City and the Pentagon, and the mood changed instantly. In the days
after the attacks, the protesters returned, but their message fell on
deaf ears, said Colleen Dietzel, a longtime Ocean Beach resident and
co-owner of the Green Store, a clearinghouse for information on
environmental and peace groups.
While some corporations have moved onto Newport Avenue, the street
has retained its small-town feel in part because of the variety of
shapes, sizes and colors of its buildings.
It's the commercial heart of a neighborhood densely packed into an
area of about a square mile with about 14,000 residents, more than 80
percent of them renters.
Along with its attractions – Sunset Cliffs, a series of "pocket
beaches," the municipal pier and Dog Beach – Ocean Beach stays in the
public eye thanks to events such as the annual street fair and chili
cook-off, set for June 28 this year.
The annual July Fourth fireworks show and Christmas parade are also big draws.
The Christmas parade and community tree were the brainchild of Rich
James, a graphic artist and businessman who died in April at age 61.
James and his four brothers started James Gang Graphics, a T-shirt
screening and apparel company.
"When we started doing these things, it brought the community
together, healed some old wounds and increased community spirit,"
said Pat James, Rich's brother and president of the Ocean Beach
In some ways, the community has changed for the better, James said.
An area known as the "war zone" north of Newport Avenue and west of
Sunset Cliffs Boulevard has been cleaned up, he said. And to a large
extent, Ocean Beach has overcome its stigma of being a "ghetto by the sea."
But the changes also make it more difficult for longtime businesses
and residents to afford the increasing property values and rents.
James said he and his wife and brothers wanted to buy the building on
Bacon Street where James Gang is located, but couldn't afford the
price tag of $2 million to $3 million. The situation is equally
difficult for residents.
"We need places for seniors and surfers and artists, the people who
made Ocean Beach what it is," James said.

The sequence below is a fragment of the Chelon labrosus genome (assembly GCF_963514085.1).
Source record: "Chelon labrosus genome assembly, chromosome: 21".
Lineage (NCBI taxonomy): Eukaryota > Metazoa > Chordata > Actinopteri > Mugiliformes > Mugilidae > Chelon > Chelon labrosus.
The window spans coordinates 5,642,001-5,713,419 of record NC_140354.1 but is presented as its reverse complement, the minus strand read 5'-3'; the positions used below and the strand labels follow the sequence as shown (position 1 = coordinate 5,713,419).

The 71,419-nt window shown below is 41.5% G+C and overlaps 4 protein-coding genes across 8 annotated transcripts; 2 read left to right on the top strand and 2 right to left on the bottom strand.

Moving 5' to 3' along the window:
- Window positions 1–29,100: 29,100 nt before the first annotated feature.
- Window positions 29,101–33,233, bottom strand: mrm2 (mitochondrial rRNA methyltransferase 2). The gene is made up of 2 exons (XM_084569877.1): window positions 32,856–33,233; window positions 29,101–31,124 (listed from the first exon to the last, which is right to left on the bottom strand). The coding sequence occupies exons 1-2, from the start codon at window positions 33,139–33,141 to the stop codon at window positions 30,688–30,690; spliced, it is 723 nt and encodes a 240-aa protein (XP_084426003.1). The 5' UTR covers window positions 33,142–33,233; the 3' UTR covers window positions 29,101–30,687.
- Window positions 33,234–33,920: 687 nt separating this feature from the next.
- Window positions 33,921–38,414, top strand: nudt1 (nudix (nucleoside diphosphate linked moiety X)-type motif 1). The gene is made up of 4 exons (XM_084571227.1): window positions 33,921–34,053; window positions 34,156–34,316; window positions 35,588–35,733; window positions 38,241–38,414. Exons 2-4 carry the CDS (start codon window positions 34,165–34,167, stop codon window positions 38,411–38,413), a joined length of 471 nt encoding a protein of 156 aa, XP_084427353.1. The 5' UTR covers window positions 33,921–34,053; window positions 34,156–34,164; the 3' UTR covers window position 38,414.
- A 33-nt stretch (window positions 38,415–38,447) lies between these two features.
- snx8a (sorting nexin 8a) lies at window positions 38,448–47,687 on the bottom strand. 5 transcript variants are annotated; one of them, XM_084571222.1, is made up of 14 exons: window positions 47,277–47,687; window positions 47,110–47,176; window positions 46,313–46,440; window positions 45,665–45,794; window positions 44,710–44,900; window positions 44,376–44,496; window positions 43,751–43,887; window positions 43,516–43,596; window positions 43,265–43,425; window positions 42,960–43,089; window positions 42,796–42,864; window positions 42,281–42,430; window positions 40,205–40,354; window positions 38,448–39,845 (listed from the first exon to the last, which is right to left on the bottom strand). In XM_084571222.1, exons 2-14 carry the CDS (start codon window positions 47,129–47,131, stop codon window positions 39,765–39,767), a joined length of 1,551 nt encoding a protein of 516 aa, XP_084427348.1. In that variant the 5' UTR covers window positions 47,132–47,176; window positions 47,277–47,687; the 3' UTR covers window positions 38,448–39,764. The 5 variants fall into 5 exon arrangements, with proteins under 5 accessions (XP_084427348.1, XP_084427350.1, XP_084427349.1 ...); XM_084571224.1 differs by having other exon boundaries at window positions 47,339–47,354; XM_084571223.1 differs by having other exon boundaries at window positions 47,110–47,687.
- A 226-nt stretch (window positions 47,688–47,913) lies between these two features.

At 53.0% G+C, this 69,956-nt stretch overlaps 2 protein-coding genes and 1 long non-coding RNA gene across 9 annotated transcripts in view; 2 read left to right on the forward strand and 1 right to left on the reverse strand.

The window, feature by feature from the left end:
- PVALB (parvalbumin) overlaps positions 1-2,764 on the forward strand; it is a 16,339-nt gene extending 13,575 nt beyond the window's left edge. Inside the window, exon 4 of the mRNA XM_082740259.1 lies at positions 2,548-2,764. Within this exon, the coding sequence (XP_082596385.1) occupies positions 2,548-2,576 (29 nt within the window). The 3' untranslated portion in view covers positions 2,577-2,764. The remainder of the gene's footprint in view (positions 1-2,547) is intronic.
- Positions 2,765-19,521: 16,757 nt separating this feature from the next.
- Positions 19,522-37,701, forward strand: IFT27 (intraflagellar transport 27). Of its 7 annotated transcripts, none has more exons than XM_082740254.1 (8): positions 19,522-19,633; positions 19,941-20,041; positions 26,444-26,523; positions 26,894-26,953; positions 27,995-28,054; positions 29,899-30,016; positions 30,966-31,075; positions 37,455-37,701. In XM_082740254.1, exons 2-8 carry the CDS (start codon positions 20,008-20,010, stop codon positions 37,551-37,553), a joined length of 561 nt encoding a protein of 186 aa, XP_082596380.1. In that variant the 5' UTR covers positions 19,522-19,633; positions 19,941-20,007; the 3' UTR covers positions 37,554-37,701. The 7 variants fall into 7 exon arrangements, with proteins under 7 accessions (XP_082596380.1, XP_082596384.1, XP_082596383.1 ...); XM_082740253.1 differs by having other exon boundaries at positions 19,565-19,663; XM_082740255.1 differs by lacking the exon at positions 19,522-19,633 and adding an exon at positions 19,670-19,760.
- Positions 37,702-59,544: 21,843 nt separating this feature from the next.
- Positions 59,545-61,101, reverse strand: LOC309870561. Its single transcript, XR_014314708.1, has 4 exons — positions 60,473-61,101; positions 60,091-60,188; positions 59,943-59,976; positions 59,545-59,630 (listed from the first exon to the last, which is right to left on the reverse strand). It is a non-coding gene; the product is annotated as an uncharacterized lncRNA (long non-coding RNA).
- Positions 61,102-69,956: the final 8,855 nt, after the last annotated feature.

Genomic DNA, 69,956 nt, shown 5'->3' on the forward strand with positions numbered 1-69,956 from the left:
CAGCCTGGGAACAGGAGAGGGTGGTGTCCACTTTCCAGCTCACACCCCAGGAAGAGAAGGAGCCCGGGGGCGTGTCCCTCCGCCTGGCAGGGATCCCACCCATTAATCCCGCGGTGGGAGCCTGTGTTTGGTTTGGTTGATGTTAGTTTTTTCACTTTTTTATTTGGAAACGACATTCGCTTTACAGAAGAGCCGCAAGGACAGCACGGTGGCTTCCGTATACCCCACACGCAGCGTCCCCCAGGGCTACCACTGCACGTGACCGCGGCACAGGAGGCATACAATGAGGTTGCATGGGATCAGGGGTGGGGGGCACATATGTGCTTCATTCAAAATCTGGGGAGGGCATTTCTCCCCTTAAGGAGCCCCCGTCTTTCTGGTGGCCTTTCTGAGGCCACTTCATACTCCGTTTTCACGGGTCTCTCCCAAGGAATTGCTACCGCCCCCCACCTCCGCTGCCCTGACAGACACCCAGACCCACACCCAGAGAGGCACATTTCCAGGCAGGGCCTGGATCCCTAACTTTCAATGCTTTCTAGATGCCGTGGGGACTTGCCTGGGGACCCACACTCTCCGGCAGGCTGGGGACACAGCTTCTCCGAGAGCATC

Gormlie, of the O.B. Rag, said, "We often say we're one of the last
beach communities in California where poor people can live." But it's
not clear how long that distinction will last.
"I'm a renter; my days are numbered," Dietzel said.
The clash between old and new was illustrated recently by the debate
over a proposal to ban alcohol on city beaches, including Ocean Beach.
The Ocean Beach Town Council opposed the move, based on a survey of
But local merchants – including some critics of the ban – say it has
made a significant, positive difference along the waterfront. Before
the one-year trial ban took effect Feb. 1, several dozen men, many of
them drunk, could be seen perched on the sea wall each day, said
Knox, of the Mainstreet Association. She said her office used to get
five to 15 complaints per day from business owners, residents and
tourists about harassment of pedestrians by people drinking at the beach.
"The day the ban went into effect, it just stopped. It was
unbelievable," Knox said.
Both sides in the debate are waiting to see what happens during the
busy summer beach months.
The struggle to balance lifestyle and development hasn't chased away
many die-hard "Obecians," as locals sometimes refer to themselves.
"I enjoy walking to work in the morning and bodysurfing at lunch,"
James said . "This is where we're meant to be, and we'll stay as long
as we can."
Median household income: $52,524
Median single-family-home value: $854,000
Source: San Diego Association of Governments